We were off, down Blue Hell, my absolute favorite terrain- boulders.... but not nearly so enjoyable with a busted ankle. Climbing down steep rock face for half of a mile was rough but still enjoyable. The next few miles Joe was trying to push me, but I felt strained. He would suggest a trot and I would try. My left quad was giving out early as it was taking the extra balance and support off my right leg. I felt worse and worse, but pushed hard. I just couldn't seem to keep it up. I would feel weak and dizzy, short of breath and then get just enough 'umph' to pick it up again, but I wasn't recovering well. AS 8 I ate nothing, drank a little cola but I felt like my stomach was maxed out. I'd also taken a nice fall and tore some skin off my hand so we did a quick rinse and tape job. Then, I just refilled my water bottle with Heed and kept on going. My stomach was at its worst yet and then I got hungry.  AS 9 I took in potato chips and bacon, and my favorite salted boiled potatoes. I felt good, until we started moving again. This stretch was the shortest on the course 3.2 miles. Joe really wanted me to get moving and I was just crashing. I thought since I finally got some food in me, I'd be great in no time. Instead I felt at my worst. My stomach throbbed, my sight blurry, my legs weak and unmanageable. I couldn't believe it, and yet I could. This was mid-race, about the time my mind is weakest. I knew it would come and I knew I'd have to get past it. I was determined and trudged through the trail to AS 10. Here I sat. I rested, I ate. I put on a long sleeve shirt and grabbed my headlamp and flashlight. It was only 5:30PM but it was dark on the trail. Despite truly thinking it was a nice time to quit I was up again, my humor had returned. I was smiling and joking as we trotted onto the course.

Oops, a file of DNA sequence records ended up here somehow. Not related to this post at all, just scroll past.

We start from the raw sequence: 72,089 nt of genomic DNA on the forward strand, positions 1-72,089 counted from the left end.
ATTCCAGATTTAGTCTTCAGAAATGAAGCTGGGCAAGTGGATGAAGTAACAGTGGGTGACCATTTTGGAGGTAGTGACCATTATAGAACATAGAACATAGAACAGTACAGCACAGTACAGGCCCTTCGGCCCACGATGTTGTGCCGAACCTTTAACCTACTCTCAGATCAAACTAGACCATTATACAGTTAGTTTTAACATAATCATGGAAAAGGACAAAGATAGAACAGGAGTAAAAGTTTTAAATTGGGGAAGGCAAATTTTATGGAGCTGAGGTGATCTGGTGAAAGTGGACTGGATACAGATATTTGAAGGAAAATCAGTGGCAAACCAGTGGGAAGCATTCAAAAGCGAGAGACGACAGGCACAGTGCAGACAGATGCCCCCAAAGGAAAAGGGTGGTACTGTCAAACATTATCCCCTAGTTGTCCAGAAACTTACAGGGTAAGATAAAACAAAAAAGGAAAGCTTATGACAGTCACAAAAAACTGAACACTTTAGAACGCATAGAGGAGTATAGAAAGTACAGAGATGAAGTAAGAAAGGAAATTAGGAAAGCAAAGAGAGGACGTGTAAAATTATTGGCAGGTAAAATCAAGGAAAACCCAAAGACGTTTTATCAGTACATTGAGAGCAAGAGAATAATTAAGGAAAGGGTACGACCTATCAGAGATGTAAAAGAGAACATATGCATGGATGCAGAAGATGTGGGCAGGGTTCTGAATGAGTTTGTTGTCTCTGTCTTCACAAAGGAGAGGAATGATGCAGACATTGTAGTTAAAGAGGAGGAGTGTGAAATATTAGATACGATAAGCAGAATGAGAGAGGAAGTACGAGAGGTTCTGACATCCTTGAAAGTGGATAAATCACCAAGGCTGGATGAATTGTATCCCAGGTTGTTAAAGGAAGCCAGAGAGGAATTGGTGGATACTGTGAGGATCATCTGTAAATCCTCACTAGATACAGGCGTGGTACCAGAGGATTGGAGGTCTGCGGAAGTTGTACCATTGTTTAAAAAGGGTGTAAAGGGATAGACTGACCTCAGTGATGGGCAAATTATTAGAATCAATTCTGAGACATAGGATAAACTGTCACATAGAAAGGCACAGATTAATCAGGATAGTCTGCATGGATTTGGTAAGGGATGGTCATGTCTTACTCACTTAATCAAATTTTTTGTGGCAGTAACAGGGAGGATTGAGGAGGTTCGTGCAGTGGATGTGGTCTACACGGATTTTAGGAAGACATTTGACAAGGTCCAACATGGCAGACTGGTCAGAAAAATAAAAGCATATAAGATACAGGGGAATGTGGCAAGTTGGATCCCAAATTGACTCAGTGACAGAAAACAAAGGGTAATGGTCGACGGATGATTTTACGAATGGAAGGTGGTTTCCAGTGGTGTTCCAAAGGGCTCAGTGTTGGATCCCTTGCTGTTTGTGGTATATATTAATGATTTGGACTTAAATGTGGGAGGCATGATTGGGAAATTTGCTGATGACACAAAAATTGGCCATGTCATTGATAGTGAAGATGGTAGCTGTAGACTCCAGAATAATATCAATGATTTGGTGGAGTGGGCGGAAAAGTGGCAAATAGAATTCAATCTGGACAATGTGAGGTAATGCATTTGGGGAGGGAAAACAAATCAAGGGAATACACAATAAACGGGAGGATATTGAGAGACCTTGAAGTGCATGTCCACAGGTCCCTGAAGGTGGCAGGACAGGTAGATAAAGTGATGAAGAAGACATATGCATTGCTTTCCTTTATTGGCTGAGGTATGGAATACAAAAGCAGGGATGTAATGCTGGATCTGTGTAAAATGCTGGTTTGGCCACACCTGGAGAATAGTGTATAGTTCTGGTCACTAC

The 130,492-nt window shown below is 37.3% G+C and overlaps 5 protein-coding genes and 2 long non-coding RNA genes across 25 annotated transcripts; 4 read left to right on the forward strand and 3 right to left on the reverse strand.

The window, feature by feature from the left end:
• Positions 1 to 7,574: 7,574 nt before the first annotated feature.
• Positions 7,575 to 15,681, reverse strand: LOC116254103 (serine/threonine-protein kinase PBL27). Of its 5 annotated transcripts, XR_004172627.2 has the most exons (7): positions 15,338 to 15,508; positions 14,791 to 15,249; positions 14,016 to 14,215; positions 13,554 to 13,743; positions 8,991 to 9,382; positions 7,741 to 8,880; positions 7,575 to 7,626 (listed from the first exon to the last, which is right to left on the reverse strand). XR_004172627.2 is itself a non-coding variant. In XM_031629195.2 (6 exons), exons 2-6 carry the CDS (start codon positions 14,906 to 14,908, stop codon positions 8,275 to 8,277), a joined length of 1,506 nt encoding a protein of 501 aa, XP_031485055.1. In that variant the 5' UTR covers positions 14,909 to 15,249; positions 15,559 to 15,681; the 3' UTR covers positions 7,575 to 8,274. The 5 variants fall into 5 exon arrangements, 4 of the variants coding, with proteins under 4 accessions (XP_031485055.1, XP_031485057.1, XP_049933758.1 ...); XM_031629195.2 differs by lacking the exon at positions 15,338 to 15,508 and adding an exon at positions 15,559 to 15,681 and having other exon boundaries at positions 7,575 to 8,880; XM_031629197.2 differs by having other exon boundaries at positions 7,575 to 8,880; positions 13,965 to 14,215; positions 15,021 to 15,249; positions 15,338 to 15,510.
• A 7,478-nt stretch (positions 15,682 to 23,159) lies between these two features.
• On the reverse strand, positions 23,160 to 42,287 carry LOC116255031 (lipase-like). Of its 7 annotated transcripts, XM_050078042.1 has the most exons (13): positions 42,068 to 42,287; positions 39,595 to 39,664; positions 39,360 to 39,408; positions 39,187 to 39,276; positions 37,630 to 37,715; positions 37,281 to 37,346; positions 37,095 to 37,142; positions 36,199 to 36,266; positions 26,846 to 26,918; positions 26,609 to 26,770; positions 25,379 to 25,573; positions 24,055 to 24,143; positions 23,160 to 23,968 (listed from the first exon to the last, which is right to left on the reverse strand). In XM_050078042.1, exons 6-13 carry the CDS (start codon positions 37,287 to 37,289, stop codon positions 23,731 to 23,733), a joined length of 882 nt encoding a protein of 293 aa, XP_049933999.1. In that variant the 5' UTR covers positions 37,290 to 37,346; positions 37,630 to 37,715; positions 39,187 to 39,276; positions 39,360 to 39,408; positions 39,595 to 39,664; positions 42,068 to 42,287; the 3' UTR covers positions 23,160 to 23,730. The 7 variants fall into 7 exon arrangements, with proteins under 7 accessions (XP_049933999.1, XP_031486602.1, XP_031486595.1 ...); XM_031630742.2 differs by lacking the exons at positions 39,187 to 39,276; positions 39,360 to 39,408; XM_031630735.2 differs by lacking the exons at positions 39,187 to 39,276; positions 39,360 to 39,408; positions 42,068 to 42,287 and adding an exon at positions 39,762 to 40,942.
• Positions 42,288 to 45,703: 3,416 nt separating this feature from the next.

I got back into the game and started moving, my way. I was hiking. I couldn't run on my ankle, not even a shuffle, but my hike was just as fast as a slow shuffle and I worked it, hard. We picked up pace and covered distance steadily. AS 11, I felt strong. Filled my bottle with Hi-Ball coconut water (now a new favorite) and we just kept moving. AS 12 and 13 are a blur, I was doing well. There were highs and lows but I was pacing well and on track. There was  pretty good climb in there which was rough but I was handling alright. I was still only eating at random, not as often as I should. And I needed to redoes the my Tylenol/ motrin combo. Leaving AS 13, after refilling another Hi-Ball coconut water, Dave asked me if I needed any warmer layers. I felt so good temperature wise I said I wouldn't need it. It had clearly gotten colder, which Joe and I both noticed but only when we stopped running, so I was certain I was fine. We were about to take on a long climb, I was afraid I'd overheat!